4.2.9 Conclusion

Although antidepressants have been claimed to work by reversing underlying neurochemical abnormalities, no consistent abnormalities have been demonstrated in depression, and there is little evidence that antidepressants work in this way. Antidepressants show a minimal degree of superiority over placebo in short-term clinical trials (usually eight weeks) of depression. The small difference could be explained by drug-induced effects of antidepressants, such as sedation and emotional blunting, boosting improvements on depression measurement scales, as well as methodological factors in trial design, analysis and publication, which can artificially inflate drug-placebo differences. Finally, the findings of the many short-term trials do not enlighten us about the effects of long-term treatment. Despite the fact that many people end up taking antidepressants for months and years, there is little robust research on the benefits and harms of long-term treatment.

Some psychoactive effects of antidepressants may be experienced or perceived as useful for some people diagnosed with depression. Such effects vary in strength and character depending on chemical class and composition of the particular antidepressant. For example, tricyclic drugs are strongly sedating, which might be experienced as useful for insomnia, or to reduce anxiety and agitation. SSRIs, whilst exerting weaker and more subtle effects, can induce a state of emotional numbing or restriction, which may reduce the intensity of people’s feelings. However, the fact that drug-placebo differences are so small, and easily accounted for by non-pharmacological factors, suggests that antidepressant-induced alterations may not be clinically useful. Moreover, emotional restriction and other drug-induced mental alterations may complicate successful engagement in psychotherapy.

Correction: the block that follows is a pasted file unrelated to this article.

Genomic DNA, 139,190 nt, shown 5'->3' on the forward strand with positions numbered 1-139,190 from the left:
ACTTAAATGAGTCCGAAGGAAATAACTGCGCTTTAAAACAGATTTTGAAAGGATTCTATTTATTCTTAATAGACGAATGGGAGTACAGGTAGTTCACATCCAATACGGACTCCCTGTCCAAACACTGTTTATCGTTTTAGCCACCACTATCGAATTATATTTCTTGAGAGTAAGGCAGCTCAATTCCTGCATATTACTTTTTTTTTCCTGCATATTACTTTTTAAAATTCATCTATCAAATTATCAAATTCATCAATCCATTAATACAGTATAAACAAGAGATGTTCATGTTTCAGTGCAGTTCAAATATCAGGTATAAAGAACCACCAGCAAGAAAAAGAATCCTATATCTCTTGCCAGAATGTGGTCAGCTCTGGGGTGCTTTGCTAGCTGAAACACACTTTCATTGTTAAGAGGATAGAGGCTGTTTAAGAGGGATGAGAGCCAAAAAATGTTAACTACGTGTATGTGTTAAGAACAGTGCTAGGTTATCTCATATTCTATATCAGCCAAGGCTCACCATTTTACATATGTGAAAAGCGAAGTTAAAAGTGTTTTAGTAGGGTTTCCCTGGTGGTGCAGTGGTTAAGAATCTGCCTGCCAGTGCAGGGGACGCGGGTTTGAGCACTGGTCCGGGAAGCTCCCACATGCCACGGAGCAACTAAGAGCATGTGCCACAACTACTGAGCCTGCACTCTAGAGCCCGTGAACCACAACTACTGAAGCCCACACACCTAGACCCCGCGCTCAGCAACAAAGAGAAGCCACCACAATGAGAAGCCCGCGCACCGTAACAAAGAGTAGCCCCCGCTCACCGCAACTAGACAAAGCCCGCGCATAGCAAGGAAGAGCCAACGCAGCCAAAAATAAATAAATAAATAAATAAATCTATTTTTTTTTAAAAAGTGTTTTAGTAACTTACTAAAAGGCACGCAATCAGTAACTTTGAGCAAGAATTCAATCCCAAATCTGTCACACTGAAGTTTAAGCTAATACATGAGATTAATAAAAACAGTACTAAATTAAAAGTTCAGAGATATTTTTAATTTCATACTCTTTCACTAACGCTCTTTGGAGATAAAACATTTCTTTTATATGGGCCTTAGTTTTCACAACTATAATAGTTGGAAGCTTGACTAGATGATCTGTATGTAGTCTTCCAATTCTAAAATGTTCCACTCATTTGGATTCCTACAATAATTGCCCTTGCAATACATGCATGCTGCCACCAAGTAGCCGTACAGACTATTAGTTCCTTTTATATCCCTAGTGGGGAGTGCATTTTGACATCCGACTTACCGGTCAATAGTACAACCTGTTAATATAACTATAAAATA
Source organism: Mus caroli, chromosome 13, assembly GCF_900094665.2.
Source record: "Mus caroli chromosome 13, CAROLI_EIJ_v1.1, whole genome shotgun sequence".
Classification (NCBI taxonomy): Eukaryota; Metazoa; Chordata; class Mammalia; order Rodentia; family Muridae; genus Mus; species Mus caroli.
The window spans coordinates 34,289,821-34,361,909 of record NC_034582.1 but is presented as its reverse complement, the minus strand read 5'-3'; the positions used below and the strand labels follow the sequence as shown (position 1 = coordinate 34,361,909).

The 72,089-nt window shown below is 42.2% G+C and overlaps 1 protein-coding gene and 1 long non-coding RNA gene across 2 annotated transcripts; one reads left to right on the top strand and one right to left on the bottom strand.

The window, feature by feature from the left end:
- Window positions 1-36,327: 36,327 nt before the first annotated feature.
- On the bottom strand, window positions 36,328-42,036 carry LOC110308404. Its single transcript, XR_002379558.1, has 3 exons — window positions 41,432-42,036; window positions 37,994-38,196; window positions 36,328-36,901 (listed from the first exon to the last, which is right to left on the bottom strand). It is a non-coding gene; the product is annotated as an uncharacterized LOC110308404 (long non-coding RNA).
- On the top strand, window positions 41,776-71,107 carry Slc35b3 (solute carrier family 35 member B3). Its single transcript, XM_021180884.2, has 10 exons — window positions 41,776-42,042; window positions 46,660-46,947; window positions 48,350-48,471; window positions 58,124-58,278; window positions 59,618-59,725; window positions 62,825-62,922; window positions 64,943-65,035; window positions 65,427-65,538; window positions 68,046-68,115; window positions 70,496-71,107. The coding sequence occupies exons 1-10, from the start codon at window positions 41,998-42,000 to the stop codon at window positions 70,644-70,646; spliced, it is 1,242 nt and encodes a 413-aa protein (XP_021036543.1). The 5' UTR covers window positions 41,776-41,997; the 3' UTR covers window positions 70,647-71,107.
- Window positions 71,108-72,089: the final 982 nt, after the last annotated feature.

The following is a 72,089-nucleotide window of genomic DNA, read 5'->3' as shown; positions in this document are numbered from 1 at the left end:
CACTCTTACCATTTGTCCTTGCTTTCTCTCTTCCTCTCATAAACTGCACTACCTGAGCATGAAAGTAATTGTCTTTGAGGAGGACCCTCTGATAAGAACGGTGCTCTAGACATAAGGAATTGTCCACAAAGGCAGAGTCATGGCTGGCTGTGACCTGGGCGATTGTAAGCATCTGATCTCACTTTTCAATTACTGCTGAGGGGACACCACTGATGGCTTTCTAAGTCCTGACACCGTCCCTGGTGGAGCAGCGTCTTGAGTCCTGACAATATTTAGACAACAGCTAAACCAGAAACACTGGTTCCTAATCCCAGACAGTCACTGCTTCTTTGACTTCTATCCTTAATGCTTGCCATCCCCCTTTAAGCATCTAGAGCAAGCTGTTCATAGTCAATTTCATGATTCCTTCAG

1. NHS Digital (2015). HSCIC data, 2015. http://content.digital.nhs.uk/catalogue/PUB20200
2. The National Institute for Health and Care Excellence (NICE) (2009). Depression in adults: Recognition and management. https://www.nice.org.uk/guidance/cg90. (Accessed 14 July 2019.)
3. Moncrieff, J. & Cohen, D. (2005). Rethinking models of psychotropic drug action. Psychotherapy and psychosomatics, 74(3), 145–153.
4. Lacasse, J.R. & Leo, J. (2005). Serotonin and depression: A disconnect between the advertisements and the scientific literature. PLoS Medicine, 2(12), e392.
5. Moncrieff, J. & Cohen, D. (2006). Do antidepressants cure or create abnormal brain states? PLoS Medicine, 3(7), e240.
6. Stahl, S.M. & Stahl, S.M. (2013). Stahl’s essential psychopharmacology: Neuroscientific basis and practical applications. Cambridge University Press.
7. Dubovsky, S.L., Davies, R., Dubovsky, A.N., Hales, R.E. & Yudofsky, S.C. (2002). Textbook of Clinical Psychiatry. Washington DC: American Psychiatric Publishing.
8. Pies, R. (2012). Are antidepressants effective in the acute and long-term treatment of depression? Sic et Non. Innovations in Clinical Neuroscience, 9(5–6), 31.
9. NHS (2019). Overview: antidepressants. https://www.nhs.uk/conditions/antidepressants/.
10. Royal College of Psychiatrists (2015). Depression. https://www. rcpsych.ac.uk/mental-health/problems-disorders/depression. (Accessed 7 July 2019.)
11. Morrison, P.D. & Murray, R.M. (2018). The antipsychotic landscape: Dopamine and beyond. Therapeutic advances in Psychopharmacology, 8(4), 127–135.
12. Murrough, J.W., Henry, S., Hu, J., Gallezot, J.-D., Planeta-Wilson, B., Neumaier, J.F. & Neumeister, A. (2011). Reduced ventral striatal/ventral pallidal serotonin1B receptor binding potential in major depressive disorder. Psychopharmacology, 213(2–3), 547–553.